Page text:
Seeing as that I ride what I have nicknamed a “scootercycle” to my schools, I have to wear even more layers than normal, on my way to school.  But, even for just wandering around town, I still bundle up quite a bit.  For anyone curious, here’s what I wear on an average evening, these days:

On top I am wearing a long-sleeved shirt, a sweatshirt, a twill jacket, and a quilted vest. I really need to get some gloves soon.

Changing Winds

Yesterday, the winds shifted, and autumn has officially arrived.

At some point in the year, the winds in Korea shift from being from the west, originating in Manchuria, to being from the north, originating in Siberia.  This air, brought in by the Siberian winds from the steppes of Russia, has a very different quality.  Not only is it markedly chilly (duh…), but it is also clearer, cleaner, and very windy.  Usually this shift happens very quickly, but here in Jindo, it took one night.  On Thursday, it was hot.  That night, we had a HUGE windstorm strong enough to knock over several motorcycles (not mine, thankfully), and on Friday morning I woke up to chilly (upper 50s) air that I can only describe as smelling like autumn.  It’s not quite the same smell as New England, but it has similar notes of rotting leaves and turned earth, and it has that crispness that only comes in autumn.  It’s about as close as I can get to being back at home, and I’ll take what I can get.

The quality of the light is also different.  It’s more intense, in a way.  During most of my time here, the light is very diffuse.  It’s sunny, but there’s a lot of haze at high altitude, and so while it is very bright, it is sometimes difficult to even locate the sun in the sky.  As of yesterday, the skies have had distinct clouds, and the sky above them is a deep blue.  The sun that shines gives off an almost white light, except in the evening, when it becomes a deep yellow.  It makes far more of a difference in how Jindo looks than one would think.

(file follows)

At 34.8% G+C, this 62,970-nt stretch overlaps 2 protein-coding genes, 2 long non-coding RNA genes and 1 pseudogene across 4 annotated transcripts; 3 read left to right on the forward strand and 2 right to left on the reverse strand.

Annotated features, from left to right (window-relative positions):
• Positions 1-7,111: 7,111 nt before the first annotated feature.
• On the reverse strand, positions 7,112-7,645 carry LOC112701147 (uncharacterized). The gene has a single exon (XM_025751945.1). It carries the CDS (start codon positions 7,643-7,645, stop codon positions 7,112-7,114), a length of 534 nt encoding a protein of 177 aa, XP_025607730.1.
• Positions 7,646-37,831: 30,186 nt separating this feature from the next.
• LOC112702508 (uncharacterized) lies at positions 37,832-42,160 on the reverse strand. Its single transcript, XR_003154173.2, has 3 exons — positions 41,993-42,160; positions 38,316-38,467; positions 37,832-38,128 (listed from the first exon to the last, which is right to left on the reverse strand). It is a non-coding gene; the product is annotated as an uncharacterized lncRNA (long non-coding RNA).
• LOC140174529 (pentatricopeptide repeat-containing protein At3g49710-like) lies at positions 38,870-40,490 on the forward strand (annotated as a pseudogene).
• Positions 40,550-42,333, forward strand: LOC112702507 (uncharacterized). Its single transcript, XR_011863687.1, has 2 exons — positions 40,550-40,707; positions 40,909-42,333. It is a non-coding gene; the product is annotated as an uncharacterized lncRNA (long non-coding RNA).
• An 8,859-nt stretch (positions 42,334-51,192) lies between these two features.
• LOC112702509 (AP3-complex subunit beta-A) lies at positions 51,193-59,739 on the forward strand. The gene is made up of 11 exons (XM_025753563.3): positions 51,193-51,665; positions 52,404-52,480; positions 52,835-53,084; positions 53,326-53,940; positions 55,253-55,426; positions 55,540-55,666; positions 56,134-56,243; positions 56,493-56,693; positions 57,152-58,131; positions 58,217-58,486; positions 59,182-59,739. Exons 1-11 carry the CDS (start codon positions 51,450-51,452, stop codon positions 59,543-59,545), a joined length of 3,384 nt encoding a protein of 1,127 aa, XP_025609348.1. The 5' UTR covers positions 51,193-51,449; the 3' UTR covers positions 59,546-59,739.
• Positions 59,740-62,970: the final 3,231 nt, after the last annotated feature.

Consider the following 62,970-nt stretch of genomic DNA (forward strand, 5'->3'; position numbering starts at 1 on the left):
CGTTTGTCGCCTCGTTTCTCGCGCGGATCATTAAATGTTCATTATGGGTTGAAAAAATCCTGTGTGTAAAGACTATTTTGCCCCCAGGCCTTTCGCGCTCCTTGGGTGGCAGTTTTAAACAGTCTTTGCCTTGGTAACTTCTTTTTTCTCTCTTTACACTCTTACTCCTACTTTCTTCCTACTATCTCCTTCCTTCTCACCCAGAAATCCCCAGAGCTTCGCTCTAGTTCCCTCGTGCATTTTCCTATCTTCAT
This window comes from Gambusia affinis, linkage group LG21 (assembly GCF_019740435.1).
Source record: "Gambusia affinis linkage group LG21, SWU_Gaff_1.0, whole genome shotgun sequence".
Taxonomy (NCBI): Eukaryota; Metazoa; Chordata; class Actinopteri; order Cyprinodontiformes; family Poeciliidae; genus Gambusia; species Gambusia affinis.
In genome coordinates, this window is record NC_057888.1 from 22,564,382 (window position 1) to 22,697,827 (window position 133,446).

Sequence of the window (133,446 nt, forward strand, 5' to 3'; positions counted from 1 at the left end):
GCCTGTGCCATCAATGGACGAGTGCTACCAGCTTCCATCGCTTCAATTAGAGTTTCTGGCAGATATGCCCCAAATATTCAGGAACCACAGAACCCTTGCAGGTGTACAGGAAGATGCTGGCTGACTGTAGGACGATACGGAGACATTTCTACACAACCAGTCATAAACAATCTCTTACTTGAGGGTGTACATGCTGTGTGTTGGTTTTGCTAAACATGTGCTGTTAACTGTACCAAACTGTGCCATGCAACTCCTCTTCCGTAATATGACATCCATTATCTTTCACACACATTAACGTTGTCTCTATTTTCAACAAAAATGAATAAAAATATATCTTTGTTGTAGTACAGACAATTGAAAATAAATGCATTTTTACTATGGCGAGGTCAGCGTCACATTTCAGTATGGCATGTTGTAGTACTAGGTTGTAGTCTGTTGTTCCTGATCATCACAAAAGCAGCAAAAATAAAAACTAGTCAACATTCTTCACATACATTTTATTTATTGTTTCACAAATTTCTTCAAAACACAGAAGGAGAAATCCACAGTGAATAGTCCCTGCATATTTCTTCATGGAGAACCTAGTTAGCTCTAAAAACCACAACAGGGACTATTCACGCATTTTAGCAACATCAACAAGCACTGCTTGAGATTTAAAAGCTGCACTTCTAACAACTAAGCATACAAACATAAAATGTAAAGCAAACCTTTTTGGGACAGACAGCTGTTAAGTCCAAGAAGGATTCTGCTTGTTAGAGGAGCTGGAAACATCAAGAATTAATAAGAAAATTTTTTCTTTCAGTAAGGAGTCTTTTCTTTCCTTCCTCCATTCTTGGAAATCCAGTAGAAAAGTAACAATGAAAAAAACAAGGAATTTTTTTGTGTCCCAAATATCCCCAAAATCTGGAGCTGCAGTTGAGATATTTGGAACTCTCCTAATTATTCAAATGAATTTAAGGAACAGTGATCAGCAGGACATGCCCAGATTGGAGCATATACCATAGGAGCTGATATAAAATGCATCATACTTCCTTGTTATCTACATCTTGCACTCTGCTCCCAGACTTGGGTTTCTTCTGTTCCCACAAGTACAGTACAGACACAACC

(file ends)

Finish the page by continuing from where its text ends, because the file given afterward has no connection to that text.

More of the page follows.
I have been really missing New England of late, and I find that this recent shift of weather has helped with that considerably.  The only downside is that it does signal that Korea’s famously bitter winter will begin soon.

Excuse me while I die…

The heat index here today is 107˚F (about 42˚C).  It’s 95˚ with 82% humidity and no wind whatsoever.

I seriously thought I was going to pass out on the 15 minute walk over here this afternoon, carrying my camera (it’s an SLR, so it’s heavy) and laptop in my bag.

Thank god I am moving to an air conditioned place starting today.  My fan is in my livingroom/bedroom, and this afternoon, I started sweating in the amount of time it took me to go to the bathroom.  That, my friends, is too hot.

Update

Sorry for taking so long, but I’ve been working and I don’t have reliable internet yet.